KABUL: The United Nations and its partner agencies said that a large number of Afghan people have resorted to selling their properties or turned to relatives and friends for help as food insecurity doubled in the last year.
The Food Security and Agriculture Cluster (FSAC), a non-profit organization in Afghanistan, in its report “The 2015 Seasonal Food Security Assessment in Afghanistan (SFSA)” said that at the peak of the lean season the number of Afghans facing severe food insecurity increased from 4.7 percent of the population 12 months ago to 5.9 per cent today.
This means more than 1.5 million people are now considered severely food insecure, an increase of more than 317,000. Another 7.3 million people – more than one in every four Afghans – are classed as moderately food insecure, found the report.
Of greatest concern is the finding that the proportion of severely food insecure people who have already exhausted their capacity to cope with these emergencies has increased – meaning many more are now forced to sell land, take children out of school to work, or depend on relatives for support, it said.
The SFSA report indicates that the number of people engaged in these last ditch actions has doubled over the past year to more than 20 per cent of food insecure people across the country.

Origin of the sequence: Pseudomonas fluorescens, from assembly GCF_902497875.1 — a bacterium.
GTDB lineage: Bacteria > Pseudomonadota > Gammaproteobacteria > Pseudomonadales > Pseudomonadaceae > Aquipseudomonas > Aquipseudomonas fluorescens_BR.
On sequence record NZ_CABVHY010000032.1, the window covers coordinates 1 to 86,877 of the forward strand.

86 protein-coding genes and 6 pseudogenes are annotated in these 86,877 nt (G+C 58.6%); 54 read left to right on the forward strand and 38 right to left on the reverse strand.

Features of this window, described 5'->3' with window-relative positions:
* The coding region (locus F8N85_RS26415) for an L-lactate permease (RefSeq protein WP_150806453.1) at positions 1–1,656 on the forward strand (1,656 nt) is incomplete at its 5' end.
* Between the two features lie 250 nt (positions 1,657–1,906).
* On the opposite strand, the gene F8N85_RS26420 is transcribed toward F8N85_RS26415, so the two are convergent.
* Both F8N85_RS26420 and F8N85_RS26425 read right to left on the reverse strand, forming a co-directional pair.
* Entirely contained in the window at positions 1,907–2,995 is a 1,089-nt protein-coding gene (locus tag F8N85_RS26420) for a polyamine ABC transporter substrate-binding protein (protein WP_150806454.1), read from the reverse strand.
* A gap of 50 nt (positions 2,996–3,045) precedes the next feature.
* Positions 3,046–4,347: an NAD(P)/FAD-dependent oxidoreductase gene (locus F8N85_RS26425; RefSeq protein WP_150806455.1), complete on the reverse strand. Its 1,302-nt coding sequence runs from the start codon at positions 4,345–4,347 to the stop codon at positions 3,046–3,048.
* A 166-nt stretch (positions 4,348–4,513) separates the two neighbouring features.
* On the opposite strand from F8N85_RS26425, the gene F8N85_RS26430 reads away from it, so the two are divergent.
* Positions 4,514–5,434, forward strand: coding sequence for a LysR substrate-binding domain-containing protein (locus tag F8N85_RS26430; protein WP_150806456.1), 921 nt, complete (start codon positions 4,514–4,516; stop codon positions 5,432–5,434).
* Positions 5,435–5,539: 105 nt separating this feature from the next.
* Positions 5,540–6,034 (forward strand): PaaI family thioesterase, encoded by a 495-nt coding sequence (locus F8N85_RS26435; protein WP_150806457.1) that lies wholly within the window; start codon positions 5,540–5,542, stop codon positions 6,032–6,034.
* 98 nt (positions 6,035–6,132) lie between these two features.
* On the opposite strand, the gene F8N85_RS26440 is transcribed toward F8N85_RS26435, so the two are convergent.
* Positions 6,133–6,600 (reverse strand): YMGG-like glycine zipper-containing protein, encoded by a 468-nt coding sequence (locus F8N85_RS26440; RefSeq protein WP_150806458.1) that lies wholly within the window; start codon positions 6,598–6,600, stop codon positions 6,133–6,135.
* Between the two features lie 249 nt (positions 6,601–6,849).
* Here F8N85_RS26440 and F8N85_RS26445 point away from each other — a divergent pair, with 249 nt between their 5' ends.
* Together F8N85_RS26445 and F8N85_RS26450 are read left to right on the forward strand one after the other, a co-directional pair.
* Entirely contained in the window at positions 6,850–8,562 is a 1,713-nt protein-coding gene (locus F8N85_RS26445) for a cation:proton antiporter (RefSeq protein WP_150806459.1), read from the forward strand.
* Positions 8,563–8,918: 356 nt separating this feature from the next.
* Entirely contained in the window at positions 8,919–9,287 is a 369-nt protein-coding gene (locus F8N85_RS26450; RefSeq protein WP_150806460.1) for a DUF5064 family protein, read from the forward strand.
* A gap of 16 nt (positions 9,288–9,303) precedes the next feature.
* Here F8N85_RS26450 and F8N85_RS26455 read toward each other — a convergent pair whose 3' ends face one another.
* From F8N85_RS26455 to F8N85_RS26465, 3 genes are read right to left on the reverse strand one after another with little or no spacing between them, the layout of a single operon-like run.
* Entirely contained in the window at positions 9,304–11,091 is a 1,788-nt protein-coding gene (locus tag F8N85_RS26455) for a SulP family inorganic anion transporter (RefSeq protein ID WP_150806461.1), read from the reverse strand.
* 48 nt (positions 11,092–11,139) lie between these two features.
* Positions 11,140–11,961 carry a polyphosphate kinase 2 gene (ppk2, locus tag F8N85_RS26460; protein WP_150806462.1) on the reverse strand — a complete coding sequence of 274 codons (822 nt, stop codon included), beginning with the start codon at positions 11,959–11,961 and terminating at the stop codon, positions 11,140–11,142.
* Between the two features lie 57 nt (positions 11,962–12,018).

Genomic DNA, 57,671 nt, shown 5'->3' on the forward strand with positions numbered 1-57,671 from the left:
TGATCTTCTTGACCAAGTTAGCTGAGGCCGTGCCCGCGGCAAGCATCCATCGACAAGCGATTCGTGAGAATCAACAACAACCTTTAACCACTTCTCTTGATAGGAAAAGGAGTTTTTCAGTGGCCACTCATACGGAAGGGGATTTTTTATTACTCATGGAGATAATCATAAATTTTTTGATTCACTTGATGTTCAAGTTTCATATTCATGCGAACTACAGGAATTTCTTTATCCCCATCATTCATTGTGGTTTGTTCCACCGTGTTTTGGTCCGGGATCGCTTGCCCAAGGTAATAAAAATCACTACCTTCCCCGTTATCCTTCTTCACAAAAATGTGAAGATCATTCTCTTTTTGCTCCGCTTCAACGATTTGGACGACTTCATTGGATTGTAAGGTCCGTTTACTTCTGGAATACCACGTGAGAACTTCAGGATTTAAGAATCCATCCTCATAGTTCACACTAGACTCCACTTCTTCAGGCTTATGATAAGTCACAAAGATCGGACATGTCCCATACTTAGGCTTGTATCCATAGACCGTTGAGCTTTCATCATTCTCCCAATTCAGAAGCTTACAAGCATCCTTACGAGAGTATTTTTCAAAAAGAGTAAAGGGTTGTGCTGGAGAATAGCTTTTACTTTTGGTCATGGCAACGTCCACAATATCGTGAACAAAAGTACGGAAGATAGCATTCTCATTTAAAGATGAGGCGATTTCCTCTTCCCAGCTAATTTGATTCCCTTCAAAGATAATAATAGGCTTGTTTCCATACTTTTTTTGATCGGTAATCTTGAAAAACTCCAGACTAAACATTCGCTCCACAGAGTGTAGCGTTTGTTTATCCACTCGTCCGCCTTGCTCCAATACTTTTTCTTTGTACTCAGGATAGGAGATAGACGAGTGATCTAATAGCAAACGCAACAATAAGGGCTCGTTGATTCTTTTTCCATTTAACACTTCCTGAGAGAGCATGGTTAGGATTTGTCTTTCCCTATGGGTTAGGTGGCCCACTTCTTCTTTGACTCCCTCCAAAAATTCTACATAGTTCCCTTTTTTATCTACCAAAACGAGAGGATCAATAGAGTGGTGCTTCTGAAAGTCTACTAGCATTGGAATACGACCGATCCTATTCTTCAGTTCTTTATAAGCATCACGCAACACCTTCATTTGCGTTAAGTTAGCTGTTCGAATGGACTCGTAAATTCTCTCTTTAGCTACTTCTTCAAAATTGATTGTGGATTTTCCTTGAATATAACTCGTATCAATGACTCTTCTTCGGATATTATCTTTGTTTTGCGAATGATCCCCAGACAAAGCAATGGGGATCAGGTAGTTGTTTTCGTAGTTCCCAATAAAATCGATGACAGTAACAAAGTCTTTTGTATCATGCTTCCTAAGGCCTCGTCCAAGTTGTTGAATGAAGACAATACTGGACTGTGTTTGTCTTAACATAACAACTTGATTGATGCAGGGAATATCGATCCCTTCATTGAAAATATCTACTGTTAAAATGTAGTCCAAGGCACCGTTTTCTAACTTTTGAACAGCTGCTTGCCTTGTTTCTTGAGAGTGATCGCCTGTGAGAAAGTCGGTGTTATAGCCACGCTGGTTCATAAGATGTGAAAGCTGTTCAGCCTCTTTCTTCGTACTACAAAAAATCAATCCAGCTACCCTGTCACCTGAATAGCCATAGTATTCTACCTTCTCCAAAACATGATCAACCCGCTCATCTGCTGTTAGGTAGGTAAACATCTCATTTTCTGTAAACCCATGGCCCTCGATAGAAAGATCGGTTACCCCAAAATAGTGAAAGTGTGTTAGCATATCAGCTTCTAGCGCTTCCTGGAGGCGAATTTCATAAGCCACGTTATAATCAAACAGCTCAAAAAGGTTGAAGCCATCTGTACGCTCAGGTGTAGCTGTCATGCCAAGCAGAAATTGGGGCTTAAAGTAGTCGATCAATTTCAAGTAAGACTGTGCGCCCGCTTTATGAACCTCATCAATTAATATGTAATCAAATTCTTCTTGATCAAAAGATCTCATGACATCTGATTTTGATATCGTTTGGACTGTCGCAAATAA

This will leave even more Afghan people significantly vulnerable to extreme poverty.
“When people resort to these measures, they have no resilience against future shocks,” said Claude Jibidar, Representative and Country Director of the UN World Food Program (WFP) in Afghanistan.
“Although Afghanistan will produce slightly more wheat this year, a large number of poor and hungry people will not be able to purchase food from the market,” said Tomio Shichiri, Food and Agriculture Organisation of the United Nations (FAO) Representative in Afghanistan.
“It is a question of access to food rather than its production. Special attention needs to be given to female-headed households and displaced people to improve their access to, and improvements of agriculture-based livelihoods,” he said.
The report shows that female-headed households are almost 50 per cent more likely to be severely food insecure than other households in Afghanistan, having a much poorer diet than their peers and a much lower income.
A lack of funding could exacerbate this problem even further. “It is the last resort when farmers start selling productive assets such as livestock, machinery or land,” said Abdul Majid, FSAC Coordinator.
This is not only a loss for farmers but for the entire community – as skills and means for agricultural production will be lost – saturating the urban labor market, he said.
It is striking to know that one third of the Afghan population is food insecure and their situation continues to worsen, said Assadullah Zamir, Minister of Agriculture, Irrigation and Livestock.